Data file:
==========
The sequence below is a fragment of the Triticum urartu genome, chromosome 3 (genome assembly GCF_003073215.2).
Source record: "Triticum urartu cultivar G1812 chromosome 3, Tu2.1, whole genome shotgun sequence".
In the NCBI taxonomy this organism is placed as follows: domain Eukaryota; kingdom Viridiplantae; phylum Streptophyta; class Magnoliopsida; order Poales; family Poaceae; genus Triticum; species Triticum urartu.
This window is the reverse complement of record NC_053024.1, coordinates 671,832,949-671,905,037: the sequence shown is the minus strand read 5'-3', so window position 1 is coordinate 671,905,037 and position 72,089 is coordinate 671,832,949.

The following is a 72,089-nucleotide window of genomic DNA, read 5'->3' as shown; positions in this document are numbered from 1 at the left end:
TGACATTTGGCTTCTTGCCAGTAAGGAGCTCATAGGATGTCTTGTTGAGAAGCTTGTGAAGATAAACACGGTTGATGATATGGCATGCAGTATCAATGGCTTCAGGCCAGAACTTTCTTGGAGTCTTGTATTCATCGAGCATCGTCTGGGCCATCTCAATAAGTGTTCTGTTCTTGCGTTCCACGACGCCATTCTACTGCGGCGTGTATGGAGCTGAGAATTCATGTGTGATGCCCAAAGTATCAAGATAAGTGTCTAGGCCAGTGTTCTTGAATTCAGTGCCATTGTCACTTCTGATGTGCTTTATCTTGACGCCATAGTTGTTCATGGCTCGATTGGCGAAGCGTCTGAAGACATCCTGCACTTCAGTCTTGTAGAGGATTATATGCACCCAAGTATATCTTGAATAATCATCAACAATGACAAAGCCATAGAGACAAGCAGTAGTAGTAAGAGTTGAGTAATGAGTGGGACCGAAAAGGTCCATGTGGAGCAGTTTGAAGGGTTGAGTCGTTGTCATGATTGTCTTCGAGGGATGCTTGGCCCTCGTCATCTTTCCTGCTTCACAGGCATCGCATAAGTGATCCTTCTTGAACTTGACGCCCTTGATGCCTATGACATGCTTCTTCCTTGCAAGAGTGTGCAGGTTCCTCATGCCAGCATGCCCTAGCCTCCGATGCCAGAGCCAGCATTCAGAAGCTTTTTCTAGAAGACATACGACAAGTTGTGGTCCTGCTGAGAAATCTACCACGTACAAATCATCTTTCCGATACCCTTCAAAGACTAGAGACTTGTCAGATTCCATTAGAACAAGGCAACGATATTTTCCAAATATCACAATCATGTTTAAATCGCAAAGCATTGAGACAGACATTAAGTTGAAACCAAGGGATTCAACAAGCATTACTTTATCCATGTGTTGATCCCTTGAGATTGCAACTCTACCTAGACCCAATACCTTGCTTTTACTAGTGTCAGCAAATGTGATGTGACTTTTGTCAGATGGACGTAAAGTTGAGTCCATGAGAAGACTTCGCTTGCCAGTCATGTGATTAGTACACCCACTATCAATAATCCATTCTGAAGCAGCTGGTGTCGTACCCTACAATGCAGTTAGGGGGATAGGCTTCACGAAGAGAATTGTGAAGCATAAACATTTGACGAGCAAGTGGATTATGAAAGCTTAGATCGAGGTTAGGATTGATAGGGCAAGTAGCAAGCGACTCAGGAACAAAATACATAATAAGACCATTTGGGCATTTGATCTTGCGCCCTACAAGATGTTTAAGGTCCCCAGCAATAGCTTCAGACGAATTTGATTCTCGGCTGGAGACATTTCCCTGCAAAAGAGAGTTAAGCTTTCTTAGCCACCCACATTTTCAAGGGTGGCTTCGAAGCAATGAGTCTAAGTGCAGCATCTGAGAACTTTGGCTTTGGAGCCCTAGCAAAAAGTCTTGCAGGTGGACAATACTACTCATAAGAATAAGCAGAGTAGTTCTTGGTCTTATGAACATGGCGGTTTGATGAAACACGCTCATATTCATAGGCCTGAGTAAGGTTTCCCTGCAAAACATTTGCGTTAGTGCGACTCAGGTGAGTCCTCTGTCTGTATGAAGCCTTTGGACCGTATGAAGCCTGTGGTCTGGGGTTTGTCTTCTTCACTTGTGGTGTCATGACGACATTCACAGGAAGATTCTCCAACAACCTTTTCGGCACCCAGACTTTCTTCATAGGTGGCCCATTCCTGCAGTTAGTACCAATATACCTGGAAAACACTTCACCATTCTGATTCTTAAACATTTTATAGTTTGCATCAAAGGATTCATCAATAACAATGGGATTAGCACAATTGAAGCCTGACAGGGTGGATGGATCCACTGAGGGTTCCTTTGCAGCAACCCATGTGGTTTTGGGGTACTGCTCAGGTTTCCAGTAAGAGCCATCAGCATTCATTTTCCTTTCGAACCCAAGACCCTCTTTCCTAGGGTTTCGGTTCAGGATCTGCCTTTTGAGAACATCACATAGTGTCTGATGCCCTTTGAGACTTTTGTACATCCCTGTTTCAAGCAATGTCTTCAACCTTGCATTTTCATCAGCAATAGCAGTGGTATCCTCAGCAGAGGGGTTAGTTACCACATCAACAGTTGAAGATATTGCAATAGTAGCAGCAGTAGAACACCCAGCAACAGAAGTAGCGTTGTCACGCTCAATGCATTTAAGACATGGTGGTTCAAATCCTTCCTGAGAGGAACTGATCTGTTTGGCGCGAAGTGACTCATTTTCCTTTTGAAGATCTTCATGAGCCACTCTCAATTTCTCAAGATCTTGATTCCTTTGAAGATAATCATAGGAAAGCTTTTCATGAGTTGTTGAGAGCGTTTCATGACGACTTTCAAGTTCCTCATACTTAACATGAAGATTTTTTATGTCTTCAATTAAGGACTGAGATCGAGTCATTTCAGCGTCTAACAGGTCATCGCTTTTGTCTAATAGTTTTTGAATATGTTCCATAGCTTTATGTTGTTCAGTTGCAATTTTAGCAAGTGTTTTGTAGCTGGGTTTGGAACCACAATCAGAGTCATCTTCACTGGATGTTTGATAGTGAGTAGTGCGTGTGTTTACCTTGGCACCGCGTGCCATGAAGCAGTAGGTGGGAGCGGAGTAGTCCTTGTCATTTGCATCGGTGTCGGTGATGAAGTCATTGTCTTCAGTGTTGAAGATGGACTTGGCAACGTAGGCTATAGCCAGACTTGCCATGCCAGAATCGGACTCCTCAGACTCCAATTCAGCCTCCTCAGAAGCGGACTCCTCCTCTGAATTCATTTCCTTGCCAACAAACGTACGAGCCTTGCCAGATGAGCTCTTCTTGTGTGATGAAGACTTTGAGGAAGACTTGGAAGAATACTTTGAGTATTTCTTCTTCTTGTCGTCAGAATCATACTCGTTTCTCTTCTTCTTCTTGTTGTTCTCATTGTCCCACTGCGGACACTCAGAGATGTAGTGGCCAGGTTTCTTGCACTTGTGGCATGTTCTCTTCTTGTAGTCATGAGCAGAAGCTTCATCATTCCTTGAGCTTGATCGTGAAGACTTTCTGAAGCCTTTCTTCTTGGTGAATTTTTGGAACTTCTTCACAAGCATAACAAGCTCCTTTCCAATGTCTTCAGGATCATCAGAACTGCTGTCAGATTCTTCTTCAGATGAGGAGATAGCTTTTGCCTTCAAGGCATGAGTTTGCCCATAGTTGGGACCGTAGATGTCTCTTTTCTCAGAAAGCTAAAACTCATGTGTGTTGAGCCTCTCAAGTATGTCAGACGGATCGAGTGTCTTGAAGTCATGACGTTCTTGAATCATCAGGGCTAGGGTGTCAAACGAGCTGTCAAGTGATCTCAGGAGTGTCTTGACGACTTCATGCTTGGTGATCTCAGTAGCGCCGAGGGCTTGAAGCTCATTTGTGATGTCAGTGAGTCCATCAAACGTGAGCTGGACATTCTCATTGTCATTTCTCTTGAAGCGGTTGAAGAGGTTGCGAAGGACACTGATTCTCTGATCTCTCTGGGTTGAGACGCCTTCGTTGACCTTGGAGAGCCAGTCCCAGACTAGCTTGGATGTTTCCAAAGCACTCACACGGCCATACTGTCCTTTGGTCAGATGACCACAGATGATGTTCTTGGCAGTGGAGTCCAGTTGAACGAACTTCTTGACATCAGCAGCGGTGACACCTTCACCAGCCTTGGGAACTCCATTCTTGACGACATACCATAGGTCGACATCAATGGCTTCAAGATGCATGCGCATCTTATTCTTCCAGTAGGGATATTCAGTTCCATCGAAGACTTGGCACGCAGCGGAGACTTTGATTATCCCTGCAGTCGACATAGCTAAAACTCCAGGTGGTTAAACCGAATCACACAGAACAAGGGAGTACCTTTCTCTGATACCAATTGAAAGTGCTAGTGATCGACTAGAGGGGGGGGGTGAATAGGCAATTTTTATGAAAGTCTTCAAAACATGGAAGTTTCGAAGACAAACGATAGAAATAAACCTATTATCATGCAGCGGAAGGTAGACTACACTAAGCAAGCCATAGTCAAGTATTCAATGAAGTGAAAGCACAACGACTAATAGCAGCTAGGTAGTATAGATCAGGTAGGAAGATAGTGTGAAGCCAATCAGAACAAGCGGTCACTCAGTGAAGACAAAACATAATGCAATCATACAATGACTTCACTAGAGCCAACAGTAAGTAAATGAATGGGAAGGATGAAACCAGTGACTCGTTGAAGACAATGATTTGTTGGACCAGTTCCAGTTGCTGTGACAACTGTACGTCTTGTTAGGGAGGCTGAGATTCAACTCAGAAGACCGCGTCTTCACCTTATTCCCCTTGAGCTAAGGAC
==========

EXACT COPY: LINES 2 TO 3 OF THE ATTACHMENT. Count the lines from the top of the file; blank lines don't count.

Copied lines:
Source record: "Triticum urartu cultivar G1812 chromosome 3, Tu2.1, whole genome shotgun sequence".
In the NCBI taxonomy this organism is placed as follows: domain Eukaryota; kingdom Viridiplantae; phylum Streptophyta; class Magnoliopsida; order Poales; family Poaceae; genus Triticum; species Triticum urartu.